ATLANTA — Dressed sharply in a dark red suit with matching tie and floral black dress shirt, Cameron Lynch made the rounds at the Super Bowl Media Center throughout Thursday. He was scheduled to be back at it today, too.
The busy slate is by design, and the former Brookwood football star didn’t get here by accident.
Lynch, a linebacker for the Tampa Bay Buccaneers, has worked toward a post-football career in the media since his college days at Syracuse. He was an interview guest for media outlet after media outlet Thursday at the Georgia World Congress Center, using his engaging personality to discuss NFL topics with the hosts.
The 25-year-old was among hundreds of NFL players who applied for the Broadcast Bowl, an opportunity to commentate on Radio Show during the week leading up to Super Bowl LIII at Mercedes-Benz Stadium. He was one of four selected for the experience, joining Eric Decker, Mike Adams and Wesley Woodyard.
“It’s been sick,” Lynch said. “Walking in here is like walking into the stadium. This is a media stadium. This is our stadium as media people. I take it seriously. That’s why I came with the suit. I just can’t wait until tomorrow to get another practice run. It’s all reps for me and getting ready for this Sunday.”
Sunday brings another unique experience.
Of the finalists, Lynch was picked to provide color commentary for the game broadcast by talkSPORT, a United Kingdom-based operation that calls itself “the world’s biggest radio station.” He said he’s excited to join play-by-play man Oliver Wilson and describe the action for fans overseas.
“They’re the only radio in that market,” Lynch said. “They go there for the sports. We do the radio there, so we’re painting the picture of the Super Bowl for those people out there. I know we have to slow down for (the listeners). It’s different. It’s a barrier. I think the better I can relate to the people out there, the better our broadcast will be. … I’ve been picking a few (English terms) up. I have to figure out what people like and be myself at the same time.”
The game broadcast is a reward for the work Lynch has put in since college, when he became interested in the media world. He was an engineering major for two years before switching to economics, but was well known at Syracuse for “Cam’s Cam,” a weekly video broadcast he hosted with special guests.
“I just interviewed my teammates,” Lynch said. “I got all my teammates on air talking about their skills. One guy played piano. One guy sang really well. One guy liked to cook. We did different things like that and I just enjoyed it. That was my first real production. Every game week we did it. It was pretty awesome.”
Lynch has played 58 NFL games over the last four seasons, first breaking through in 2015 with the St. Louis Rams as an undrafted rookie free agent, though he takes plenty of time for his goals in media. He makes offseason radio appearances, most recently weekly for 102.5 The Bone in Tampa, and is a regular guest for phone interviews with Matt Park, the voice of Syracuse athletics.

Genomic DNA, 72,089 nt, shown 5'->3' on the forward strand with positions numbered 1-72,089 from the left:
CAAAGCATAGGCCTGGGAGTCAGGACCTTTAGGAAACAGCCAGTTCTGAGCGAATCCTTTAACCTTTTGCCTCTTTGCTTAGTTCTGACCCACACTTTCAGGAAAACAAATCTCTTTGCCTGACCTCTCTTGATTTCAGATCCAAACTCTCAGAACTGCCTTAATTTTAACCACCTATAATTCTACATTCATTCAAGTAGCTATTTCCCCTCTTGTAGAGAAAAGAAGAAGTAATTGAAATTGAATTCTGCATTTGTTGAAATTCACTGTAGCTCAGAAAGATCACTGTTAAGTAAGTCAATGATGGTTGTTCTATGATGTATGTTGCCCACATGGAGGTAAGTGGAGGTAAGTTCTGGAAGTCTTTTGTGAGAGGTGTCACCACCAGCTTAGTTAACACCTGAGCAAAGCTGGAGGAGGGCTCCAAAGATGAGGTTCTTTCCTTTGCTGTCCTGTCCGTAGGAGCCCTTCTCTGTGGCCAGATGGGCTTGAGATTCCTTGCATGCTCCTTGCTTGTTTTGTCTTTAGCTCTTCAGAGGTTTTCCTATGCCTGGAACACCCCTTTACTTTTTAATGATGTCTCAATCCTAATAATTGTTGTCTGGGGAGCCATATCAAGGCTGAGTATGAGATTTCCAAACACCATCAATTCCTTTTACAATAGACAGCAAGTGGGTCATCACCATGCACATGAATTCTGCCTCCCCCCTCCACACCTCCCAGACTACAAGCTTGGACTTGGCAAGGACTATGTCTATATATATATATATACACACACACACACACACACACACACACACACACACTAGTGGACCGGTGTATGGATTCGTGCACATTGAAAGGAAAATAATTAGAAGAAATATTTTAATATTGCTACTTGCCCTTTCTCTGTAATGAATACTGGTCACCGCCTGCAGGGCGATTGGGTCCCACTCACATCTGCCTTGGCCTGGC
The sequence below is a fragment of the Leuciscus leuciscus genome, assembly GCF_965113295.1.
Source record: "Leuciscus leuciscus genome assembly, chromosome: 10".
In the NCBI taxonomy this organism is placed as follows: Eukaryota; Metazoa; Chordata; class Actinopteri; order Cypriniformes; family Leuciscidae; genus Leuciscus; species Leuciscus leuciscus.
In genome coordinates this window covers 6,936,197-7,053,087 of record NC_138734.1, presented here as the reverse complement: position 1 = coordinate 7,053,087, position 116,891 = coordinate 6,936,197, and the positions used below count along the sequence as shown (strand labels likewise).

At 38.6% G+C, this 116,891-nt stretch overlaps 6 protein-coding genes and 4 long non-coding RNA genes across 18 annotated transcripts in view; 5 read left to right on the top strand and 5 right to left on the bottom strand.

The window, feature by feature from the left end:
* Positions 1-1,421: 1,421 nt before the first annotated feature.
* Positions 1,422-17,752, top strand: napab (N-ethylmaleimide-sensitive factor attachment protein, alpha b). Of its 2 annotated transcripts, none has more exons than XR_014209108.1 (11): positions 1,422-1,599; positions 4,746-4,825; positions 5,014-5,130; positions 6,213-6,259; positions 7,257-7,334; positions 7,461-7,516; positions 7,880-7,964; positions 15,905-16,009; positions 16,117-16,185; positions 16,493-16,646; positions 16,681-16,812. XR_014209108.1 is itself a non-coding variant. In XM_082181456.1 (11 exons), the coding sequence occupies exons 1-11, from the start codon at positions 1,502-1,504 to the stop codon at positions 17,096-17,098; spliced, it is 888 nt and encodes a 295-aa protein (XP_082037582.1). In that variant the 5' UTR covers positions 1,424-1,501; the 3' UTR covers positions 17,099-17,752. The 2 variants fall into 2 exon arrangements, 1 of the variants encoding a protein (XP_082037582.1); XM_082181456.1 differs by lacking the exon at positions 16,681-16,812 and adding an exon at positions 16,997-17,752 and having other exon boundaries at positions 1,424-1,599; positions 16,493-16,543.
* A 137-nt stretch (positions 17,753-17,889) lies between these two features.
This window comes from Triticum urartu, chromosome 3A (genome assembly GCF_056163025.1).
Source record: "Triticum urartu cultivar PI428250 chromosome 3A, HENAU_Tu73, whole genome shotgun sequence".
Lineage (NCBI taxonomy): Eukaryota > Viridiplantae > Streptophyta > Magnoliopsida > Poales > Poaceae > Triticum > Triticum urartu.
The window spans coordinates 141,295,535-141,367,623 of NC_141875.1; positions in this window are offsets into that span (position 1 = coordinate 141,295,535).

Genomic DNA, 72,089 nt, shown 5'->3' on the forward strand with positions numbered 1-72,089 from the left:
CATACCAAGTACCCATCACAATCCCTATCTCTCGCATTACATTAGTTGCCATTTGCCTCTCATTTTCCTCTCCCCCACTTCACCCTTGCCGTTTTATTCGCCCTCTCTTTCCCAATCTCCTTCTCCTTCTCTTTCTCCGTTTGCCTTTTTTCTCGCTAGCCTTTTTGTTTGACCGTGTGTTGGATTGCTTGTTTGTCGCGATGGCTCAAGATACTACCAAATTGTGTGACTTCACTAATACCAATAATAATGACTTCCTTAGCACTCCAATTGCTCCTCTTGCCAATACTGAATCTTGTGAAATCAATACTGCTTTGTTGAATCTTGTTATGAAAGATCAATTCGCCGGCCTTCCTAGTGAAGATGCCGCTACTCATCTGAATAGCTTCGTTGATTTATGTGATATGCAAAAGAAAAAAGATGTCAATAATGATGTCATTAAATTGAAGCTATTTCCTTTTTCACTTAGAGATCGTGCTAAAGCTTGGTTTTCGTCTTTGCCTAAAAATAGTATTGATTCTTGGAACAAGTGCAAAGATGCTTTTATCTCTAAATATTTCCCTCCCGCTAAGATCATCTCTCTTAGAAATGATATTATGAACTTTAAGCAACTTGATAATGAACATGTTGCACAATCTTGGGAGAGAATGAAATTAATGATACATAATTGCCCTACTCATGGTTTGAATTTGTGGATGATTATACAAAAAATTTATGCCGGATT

He recently joined the large group of NFL media hopefuls for Broadcast Boot Camp, presented by NFL Player Engagement, at Bowling Green University. It was the first step in reaching the Super Bowl.
“We did a three-day intensive (event) with suits,” said Lynch, whose offseason has included a trip to Houston to visit his sister and a trip to Hawaii with his mother. “We’re on air doing radio, doing podcasts. Just practicing this. So I’ve done this (Radio Row experience) before. But not at the Super Bowl. But I’ve been here practice-wise. It’s familiar to me. So we applied for this Super Bowl opportunity and we got it.”
Not long after the Super Bowl finishes, Lynch heads to more media training through the NFL Players Association. He will spend Feb. 13-March 8 with Fox Sports, learning more about the business both in front of and behind the cameras.
“Hopefully, I’ll run into Shannon Sharpe and Skip (Bayless),” he said.
He met many others in the industry this week at the Super Bowl Media Center, both former players and career broadcasters. Before a brief lunch break, he shared a hug and chatted with CBS’ James Brown.
The pinnacle of this week comes Sunday, though, when he broadcasts the Super Bowl.
“Tom Brady playing, the Rams playing, Sean McVay, Bill Belichick, it couldn’t have happened any better,” he said. “My mom’s going to come to the game, my grandma. Just coming through Brookwood, she made it all happen, taking me to practices, giving me food, school, having me focused. This week I’m going to dedicate this to her because she held it down. I have Whitney Holtzman, my chief marketing director, here with me. The women in my life have played a big role. This is pretty awesome.”